In his novel Every 400 Years, retired professor Kerry Burns offers a futurist’s look at the corrupting influence of government sanctioned prostitution and mandated distribution of goods and services. His Orwellian novel is set in the 25th Century, where a new world government has evolved from a cataclysmic destruction in the 21st Century. After 400 years of recovery, times are good for the privileged few, but many are disenfranchised and have nothing. The world government is ineffective, and the disenfranchised ‘savages’ living in the California/Nevada desert reach the point of revolt.
Situated on the edge of the desert east of Los Angeles, the aptly named town of Paradita is the location of many of the world government pleasure houses. Star Dream is a very successful madam of the Cleopatra Pleasure House. Star owes her success to her beautiful body, which she displays openly by walking nude through the Cleopatra to greet customers. Star is also successful at collecting information, and Danny Ross is one of her spies.
As this futuristic look at California opens, Ramona, a 36-year-old scientist, leaves work early because she feels queasy and light-headed. Distracted, she drives her car into the path of a ‘prime status’ car carrying a religious leader to the Paradita Temple where he is to perform the equinox ritual. Danny Rose is the driver of the Prime’s car.
Neither driver is cited, but Public Safety holds both for examination and testing. Ramona is at fault for driving poorly, distracted by the physical effects of a pregnancy she knew nothing about, and Danny Ross is at fault because he was stoned on Dream Gas from his recent visit to the Cleopatra. The off-setting faults cancel each other according to Public Safety guidelines, and charges are dropped.
But, the accident has interfered with an important religious ceremony, and Danny Ross is evaluated by his boss Ishmael Guyirere, a Sufi:
“Ross has no connections, no reputation, and not even any important relatives. Damn, I’d like to throw him to the wolves at Public Safety. And then the way the ritual ended. They don’t know it, but I heard the voice outside the knowing room. What could ‘enough, you have your answer’ mean? Further, the ritual in March was so strange. We didn’t get anything that made sense. Only those crackling noises and the sighing.”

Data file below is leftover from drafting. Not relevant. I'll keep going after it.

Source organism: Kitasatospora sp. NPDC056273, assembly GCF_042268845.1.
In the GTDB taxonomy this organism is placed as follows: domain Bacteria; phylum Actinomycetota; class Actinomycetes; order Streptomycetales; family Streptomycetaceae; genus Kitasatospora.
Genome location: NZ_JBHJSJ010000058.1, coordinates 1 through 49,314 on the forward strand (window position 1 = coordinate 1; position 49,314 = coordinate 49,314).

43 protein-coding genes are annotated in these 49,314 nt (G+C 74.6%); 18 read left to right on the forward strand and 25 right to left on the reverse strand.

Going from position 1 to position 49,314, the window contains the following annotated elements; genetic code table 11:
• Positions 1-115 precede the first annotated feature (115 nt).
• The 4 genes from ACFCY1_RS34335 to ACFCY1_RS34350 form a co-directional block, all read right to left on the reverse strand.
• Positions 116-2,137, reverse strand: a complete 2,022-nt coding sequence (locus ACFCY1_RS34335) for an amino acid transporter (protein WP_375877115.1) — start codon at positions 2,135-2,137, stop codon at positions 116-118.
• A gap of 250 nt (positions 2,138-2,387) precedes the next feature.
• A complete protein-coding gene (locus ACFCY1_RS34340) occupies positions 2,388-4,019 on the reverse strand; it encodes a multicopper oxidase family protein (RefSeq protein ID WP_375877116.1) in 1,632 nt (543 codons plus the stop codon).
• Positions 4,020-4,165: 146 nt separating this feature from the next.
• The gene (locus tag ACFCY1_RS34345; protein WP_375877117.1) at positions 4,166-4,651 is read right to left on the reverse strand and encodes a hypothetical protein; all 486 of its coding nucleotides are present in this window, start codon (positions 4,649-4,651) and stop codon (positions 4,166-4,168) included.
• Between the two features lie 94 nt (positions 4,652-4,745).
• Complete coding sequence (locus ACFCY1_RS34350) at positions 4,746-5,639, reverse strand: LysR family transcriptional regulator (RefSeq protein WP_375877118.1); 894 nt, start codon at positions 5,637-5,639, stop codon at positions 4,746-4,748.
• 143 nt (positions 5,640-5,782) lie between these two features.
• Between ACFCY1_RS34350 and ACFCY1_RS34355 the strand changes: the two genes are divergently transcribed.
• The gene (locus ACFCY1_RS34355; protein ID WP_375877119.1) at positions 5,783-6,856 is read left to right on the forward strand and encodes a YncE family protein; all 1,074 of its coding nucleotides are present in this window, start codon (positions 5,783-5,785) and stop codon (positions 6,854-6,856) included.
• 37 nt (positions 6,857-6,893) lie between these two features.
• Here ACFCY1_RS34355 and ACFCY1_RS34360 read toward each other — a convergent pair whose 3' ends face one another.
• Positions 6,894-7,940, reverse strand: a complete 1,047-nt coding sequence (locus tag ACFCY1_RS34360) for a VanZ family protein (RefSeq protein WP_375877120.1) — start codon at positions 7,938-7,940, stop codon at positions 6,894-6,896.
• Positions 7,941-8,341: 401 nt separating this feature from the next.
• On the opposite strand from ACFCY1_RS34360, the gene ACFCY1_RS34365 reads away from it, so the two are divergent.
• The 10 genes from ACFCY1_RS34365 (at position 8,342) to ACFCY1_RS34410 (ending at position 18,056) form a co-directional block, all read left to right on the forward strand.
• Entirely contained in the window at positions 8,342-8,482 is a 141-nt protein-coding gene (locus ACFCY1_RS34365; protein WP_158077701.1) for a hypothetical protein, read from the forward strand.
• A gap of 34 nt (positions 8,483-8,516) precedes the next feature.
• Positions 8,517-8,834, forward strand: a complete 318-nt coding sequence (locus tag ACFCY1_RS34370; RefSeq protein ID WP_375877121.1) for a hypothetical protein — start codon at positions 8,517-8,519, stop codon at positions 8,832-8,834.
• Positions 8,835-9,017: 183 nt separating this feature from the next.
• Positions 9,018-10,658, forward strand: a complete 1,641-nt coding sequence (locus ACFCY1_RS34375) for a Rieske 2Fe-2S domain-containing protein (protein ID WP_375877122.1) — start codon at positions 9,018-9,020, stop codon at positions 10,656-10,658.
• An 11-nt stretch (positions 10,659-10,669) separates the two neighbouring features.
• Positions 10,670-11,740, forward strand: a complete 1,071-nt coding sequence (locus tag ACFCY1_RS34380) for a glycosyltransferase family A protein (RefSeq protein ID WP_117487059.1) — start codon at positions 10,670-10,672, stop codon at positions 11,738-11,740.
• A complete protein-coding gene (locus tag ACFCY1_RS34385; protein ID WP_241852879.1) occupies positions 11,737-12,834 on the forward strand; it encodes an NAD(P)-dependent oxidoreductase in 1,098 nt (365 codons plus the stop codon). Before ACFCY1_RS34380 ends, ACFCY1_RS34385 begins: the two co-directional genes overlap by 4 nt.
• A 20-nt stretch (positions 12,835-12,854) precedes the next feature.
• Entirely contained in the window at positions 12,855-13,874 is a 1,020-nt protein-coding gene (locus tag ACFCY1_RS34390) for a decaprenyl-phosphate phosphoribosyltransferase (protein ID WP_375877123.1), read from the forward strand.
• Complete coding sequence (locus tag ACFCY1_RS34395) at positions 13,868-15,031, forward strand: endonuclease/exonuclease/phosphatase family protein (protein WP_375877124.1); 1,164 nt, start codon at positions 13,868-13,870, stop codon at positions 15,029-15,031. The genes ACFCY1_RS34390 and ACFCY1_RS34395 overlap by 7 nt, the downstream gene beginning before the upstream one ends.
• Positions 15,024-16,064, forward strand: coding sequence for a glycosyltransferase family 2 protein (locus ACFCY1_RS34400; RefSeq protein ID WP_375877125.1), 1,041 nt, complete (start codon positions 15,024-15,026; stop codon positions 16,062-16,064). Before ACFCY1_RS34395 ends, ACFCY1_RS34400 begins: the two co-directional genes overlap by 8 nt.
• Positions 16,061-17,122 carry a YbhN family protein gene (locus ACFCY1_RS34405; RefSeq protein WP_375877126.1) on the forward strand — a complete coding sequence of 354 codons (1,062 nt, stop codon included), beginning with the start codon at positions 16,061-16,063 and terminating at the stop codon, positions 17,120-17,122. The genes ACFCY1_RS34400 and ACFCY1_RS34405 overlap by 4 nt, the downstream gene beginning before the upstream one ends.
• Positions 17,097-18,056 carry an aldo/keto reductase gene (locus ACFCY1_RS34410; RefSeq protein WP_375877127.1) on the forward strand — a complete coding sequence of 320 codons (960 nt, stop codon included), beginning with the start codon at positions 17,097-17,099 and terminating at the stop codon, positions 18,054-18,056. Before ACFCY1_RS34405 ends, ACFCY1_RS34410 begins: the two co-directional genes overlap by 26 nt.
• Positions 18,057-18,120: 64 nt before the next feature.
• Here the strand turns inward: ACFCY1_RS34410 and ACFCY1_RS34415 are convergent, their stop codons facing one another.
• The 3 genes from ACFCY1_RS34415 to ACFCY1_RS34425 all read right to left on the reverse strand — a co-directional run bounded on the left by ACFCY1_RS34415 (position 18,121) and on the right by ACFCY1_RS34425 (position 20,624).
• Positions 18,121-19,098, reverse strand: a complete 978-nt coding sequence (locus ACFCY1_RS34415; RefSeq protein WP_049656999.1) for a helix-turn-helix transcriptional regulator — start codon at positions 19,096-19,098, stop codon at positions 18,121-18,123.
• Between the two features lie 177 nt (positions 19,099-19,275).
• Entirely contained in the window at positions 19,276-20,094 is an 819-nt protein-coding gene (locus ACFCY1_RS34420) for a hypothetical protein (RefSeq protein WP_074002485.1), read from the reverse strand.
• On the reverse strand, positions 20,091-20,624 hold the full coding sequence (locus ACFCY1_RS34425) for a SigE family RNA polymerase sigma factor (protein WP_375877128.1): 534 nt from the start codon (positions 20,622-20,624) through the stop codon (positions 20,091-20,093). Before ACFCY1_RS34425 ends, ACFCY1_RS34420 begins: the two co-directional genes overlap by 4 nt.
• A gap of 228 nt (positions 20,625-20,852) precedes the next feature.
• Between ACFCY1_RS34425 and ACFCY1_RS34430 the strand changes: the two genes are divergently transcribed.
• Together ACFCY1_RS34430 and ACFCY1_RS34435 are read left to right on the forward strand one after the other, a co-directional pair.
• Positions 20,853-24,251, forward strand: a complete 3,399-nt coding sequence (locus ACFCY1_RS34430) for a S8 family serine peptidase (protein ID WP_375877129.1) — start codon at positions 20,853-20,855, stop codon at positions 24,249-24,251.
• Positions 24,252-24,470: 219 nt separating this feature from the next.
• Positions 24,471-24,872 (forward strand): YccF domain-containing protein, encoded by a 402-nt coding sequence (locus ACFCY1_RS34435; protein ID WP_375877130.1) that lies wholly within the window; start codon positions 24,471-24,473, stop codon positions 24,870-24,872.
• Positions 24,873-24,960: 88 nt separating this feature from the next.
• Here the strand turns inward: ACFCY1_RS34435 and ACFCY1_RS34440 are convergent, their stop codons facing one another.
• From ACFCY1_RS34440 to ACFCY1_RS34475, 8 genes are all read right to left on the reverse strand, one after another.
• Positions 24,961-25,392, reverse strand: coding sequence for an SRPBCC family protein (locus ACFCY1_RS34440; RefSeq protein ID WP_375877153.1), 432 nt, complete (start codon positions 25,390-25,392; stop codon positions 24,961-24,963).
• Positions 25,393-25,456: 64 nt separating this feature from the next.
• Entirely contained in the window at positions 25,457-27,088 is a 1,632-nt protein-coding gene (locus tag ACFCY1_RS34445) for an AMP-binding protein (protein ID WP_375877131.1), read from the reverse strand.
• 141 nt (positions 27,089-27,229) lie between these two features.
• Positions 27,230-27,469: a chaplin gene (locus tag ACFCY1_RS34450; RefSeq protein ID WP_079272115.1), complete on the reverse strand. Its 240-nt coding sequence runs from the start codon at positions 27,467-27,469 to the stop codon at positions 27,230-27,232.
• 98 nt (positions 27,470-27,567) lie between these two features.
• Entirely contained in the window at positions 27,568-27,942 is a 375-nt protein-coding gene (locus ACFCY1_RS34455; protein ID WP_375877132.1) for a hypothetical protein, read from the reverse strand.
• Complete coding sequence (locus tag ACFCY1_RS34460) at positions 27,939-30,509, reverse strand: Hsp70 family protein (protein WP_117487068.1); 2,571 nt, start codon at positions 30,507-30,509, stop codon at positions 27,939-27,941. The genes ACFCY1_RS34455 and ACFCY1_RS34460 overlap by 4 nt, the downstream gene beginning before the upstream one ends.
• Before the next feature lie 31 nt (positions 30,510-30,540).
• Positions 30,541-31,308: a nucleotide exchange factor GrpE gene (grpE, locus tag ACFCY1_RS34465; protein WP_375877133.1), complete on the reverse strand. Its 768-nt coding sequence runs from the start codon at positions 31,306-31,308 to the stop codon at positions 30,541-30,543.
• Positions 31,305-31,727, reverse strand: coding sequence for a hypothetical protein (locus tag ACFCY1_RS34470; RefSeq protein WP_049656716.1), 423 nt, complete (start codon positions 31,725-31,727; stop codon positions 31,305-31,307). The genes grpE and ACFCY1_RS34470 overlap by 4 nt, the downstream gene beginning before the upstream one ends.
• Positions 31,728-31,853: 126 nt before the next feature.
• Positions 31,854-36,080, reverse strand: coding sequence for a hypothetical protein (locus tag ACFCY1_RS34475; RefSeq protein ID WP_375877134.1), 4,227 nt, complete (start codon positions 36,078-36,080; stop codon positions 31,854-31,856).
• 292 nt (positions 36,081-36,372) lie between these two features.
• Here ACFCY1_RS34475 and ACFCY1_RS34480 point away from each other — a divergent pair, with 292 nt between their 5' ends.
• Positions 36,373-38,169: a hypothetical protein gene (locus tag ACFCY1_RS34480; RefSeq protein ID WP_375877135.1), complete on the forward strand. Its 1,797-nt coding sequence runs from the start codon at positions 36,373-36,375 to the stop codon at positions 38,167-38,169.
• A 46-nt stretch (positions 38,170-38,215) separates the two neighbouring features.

—Burns, Every 400 Years
News of the accident spreads from Paradita to the regional government:
“Two hundred miles northwest of Paradita was Bay City. The remains of old San Francisco were incorporated in a larger city which had the bay as its center. At the top of a hill in a pyramid shaped building was the headquarters of the regional Prime. He sat in his room thinking about the incident two weeks ago.”
—Burns, Every 400 Years
The regional Prime is thinking about the car accident and about the successive failures of the equinox rituals. Trouble is brewing and the Religious Cabal does not know where to turn for a solution.
The next equinox Ramona’s baby is born, and she is given the name Mary Edyth. As the years pass the problems with rituals continue and unrest in the desert increased to the point of insurrection and revolt. Paradita becomes unsafe for the privileged to visit. Finally, the Scientist Cabal looses faith in finding a solution to the unrest and Hugh is put in charge of building a shelter and secure outpost for the scientists and other elite members of the government.
The outpost selected by the Scientists is at Yucca Mountain, the abandoned nuclear storage facility partly built in the 20th Century. The final scenes of this novel play out in the Nevada desert and Yucca Mountain. Star Dream, wearing clothes, is one of the elite that is saved, but what does the future have in store for the survivors? Burns presents in this book a gloomy scenario for the future. The world government and the scientists can’t seem to escape from an organization model of advantages for the privileged to the exclusion of the less fortunate. I hope he’s wrong.
Every 400 Years is published by BookLocker.com, Inc. It is available on Amazon and Barnes & Noble. The quality of the printed version is top-notch. The softbound volume is $16.95; the eBook is $4.99. Like many self-published novels, Every 400 Years could benefit from another pass of editing and proof-reading, but it’s an interesting read on a challenging topic.
BookLocker is a POD (print on demand) publisher. A print-ready book can be published for $500, but most books cost more.
In the interest of full disclosure, Kerry Burns and I went to high school together.
Week 28 -2012: Every 400 Years, Kerry Burns (2012).